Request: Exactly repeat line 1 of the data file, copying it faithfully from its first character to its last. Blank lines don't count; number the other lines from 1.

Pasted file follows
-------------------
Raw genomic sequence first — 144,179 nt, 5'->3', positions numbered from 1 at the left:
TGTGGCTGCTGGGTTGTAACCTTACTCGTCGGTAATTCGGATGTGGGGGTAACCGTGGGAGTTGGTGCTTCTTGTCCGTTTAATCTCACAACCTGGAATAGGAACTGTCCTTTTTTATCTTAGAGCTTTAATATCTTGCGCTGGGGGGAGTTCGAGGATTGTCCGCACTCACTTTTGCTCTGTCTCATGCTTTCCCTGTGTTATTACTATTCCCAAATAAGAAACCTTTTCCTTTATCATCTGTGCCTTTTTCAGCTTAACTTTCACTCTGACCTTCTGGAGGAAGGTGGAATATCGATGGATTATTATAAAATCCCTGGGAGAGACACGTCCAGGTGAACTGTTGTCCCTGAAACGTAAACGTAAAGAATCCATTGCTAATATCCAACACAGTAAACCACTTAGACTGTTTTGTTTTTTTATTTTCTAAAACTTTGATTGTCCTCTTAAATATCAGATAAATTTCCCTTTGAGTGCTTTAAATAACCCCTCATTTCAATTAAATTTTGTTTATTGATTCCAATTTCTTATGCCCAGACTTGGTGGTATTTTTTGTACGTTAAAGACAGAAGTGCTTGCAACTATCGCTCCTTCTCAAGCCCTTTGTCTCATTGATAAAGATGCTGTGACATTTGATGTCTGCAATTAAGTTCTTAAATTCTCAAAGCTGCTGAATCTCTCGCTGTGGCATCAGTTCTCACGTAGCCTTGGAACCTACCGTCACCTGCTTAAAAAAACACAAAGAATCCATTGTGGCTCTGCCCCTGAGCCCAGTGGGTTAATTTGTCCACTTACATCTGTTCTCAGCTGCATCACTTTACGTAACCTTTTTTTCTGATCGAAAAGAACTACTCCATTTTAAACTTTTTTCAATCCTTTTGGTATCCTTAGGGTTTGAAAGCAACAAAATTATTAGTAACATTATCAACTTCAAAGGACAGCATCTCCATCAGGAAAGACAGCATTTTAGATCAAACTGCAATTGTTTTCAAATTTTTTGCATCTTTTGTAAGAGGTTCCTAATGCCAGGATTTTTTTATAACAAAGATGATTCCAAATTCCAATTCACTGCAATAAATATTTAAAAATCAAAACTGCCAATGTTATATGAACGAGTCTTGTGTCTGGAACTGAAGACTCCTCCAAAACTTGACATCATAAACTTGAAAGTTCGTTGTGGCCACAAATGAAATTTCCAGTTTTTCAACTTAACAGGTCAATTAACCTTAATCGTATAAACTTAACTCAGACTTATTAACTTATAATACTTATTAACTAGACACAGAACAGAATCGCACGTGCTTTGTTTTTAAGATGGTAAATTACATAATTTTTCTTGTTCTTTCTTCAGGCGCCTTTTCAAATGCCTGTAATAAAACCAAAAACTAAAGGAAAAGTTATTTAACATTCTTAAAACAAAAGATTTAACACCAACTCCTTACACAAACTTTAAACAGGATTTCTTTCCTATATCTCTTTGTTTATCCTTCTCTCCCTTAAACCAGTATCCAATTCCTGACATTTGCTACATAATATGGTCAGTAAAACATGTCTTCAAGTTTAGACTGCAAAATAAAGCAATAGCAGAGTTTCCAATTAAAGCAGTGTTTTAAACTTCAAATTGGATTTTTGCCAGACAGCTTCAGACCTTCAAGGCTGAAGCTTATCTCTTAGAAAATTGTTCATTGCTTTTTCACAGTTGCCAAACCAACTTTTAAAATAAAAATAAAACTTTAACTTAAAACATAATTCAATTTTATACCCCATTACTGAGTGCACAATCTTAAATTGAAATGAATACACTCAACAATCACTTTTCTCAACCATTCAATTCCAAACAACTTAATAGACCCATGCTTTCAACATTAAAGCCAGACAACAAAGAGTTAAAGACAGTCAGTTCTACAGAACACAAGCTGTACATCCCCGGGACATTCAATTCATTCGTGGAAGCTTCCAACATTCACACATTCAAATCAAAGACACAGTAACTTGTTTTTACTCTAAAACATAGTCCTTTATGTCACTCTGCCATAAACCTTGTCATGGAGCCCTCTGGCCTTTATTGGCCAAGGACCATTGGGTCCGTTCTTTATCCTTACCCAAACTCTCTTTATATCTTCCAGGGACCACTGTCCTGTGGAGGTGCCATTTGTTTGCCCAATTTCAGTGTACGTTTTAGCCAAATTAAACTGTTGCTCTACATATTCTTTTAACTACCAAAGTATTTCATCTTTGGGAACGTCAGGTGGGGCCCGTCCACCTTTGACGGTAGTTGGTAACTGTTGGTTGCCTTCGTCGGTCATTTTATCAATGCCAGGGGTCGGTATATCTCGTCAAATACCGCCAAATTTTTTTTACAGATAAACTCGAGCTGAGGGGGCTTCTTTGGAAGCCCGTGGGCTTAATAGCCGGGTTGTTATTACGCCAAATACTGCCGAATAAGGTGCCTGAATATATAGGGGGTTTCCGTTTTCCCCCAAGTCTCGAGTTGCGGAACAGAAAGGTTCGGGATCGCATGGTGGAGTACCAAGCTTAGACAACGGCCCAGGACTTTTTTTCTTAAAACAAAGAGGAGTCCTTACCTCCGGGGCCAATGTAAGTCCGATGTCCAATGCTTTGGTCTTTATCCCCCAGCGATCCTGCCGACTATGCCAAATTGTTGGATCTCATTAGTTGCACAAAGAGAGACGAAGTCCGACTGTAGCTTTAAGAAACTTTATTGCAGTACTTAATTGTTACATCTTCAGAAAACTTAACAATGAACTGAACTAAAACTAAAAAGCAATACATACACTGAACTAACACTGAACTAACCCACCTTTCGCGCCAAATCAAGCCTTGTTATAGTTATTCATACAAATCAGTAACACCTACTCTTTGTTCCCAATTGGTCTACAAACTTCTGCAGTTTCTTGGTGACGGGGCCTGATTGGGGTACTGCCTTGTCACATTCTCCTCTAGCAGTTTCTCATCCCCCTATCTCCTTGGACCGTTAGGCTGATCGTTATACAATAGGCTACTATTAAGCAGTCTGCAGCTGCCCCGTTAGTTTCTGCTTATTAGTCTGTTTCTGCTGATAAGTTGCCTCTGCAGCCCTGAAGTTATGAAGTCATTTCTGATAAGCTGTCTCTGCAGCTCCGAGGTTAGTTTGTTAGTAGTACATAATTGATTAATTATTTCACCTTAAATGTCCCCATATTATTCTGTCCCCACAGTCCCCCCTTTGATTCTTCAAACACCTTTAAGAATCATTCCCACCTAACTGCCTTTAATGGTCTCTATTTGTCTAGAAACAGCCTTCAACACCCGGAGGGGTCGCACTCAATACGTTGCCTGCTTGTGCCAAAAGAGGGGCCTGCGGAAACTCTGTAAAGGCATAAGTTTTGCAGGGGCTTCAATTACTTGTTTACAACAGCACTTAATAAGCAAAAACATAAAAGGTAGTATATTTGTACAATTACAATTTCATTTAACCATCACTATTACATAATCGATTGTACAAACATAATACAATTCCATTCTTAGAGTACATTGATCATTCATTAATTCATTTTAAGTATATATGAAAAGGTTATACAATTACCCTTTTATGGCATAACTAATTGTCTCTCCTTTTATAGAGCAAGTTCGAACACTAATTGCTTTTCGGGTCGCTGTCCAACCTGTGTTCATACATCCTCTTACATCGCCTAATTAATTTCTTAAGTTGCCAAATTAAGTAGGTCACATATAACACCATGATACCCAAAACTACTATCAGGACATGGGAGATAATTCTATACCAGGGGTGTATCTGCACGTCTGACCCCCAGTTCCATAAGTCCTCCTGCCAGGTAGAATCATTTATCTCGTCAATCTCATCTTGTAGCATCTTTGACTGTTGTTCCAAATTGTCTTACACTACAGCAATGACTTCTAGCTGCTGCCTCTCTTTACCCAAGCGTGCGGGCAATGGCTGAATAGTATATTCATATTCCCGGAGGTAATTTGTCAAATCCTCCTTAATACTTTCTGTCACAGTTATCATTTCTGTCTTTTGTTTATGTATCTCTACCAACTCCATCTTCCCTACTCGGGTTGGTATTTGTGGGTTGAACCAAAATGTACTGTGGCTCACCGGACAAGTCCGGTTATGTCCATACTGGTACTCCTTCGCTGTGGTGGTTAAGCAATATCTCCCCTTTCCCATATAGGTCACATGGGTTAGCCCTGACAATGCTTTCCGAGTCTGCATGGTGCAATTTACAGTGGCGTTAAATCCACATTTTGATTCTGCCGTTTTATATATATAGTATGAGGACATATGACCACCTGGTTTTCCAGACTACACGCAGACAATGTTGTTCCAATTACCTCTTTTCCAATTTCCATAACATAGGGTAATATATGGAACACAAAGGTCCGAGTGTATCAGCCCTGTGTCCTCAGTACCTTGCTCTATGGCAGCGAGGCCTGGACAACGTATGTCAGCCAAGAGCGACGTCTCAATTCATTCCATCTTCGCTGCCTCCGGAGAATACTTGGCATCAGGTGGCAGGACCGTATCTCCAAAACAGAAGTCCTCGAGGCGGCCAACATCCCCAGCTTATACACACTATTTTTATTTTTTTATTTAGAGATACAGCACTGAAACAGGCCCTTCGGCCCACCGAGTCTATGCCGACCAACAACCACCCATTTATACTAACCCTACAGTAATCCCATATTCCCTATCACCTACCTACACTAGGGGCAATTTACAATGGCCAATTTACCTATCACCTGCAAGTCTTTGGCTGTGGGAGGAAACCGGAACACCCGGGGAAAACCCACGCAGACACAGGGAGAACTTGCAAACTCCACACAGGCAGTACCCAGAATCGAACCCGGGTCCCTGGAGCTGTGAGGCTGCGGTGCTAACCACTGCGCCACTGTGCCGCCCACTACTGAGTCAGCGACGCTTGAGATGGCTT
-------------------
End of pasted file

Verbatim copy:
Raw genomic sequence first — 144,179 nt, 5'->3', positions numbered from 1 at the left: